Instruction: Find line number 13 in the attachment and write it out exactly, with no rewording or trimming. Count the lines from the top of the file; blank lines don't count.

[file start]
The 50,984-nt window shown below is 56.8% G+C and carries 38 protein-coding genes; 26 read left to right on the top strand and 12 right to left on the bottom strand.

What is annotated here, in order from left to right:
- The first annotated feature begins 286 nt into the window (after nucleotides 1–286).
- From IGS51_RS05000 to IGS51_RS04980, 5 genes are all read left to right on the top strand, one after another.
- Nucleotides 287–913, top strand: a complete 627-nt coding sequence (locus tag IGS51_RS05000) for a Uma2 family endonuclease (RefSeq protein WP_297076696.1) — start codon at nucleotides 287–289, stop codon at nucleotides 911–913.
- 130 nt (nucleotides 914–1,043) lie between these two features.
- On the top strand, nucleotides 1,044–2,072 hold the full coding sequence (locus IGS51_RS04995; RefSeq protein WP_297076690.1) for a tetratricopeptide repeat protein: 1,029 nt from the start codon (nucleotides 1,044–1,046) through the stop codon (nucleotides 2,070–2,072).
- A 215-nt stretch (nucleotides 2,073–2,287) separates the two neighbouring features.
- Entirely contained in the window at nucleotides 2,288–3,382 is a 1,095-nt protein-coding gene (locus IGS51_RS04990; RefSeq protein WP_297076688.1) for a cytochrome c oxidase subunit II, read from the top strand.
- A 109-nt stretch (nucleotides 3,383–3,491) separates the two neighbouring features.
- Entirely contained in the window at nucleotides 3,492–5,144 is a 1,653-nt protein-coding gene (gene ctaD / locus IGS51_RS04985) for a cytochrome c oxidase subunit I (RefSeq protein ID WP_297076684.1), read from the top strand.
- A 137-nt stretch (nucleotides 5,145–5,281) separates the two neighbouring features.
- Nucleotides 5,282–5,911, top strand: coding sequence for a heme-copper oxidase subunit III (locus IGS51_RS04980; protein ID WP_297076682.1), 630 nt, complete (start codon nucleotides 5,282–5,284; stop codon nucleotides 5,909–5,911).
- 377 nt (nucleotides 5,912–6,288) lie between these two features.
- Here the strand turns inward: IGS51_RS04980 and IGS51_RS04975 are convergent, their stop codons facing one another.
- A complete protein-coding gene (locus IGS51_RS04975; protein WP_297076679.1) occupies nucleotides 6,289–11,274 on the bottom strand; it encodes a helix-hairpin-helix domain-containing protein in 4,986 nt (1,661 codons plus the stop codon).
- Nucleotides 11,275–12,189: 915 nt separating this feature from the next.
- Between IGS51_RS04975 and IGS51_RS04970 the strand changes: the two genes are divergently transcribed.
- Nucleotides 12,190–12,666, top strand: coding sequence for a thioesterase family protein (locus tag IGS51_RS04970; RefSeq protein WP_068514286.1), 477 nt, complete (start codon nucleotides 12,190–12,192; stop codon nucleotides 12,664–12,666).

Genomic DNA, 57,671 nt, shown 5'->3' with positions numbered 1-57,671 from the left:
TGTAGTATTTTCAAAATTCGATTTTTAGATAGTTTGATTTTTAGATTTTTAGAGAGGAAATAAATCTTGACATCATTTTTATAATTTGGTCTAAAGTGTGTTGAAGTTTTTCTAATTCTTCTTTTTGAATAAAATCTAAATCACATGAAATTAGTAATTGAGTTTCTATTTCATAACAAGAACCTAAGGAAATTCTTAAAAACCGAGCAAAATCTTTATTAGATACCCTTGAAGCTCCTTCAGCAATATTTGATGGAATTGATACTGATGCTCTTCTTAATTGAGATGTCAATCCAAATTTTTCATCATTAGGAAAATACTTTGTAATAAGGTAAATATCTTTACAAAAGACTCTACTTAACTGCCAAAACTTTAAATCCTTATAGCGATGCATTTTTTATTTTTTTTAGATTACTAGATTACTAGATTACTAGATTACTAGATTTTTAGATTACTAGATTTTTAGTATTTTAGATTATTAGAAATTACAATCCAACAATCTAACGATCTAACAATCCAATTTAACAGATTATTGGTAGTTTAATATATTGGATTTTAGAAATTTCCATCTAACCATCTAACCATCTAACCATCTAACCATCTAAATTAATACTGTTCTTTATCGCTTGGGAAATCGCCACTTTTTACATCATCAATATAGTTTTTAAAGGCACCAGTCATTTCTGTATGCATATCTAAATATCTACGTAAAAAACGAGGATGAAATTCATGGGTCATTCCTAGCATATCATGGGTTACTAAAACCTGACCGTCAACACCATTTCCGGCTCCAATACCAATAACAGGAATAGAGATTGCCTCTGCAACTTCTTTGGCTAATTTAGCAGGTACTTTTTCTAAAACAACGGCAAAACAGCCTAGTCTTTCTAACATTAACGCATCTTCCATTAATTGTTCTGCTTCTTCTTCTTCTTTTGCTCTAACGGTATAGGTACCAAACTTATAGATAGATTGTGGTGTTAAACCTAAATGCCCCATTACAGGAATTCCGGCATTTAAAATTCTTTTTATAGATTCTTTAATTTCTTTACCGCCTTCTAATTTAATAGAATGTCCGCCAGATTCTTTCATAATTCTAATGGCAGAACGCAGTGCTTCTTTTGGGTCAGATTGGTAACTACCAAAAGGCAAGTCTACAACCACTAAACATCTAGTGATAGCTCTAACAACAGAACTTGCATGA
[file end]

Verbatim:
- Nucleotides 5,282–5,911, top strand: coding sequence for a heme-copper oxidase subunit III (locus IGS51_RS04980; protein ID WP_297076682.1), 630 nt, complete (start codon nucleotides 5,282–5,284; stop codon nucleotides 5,909–5,911).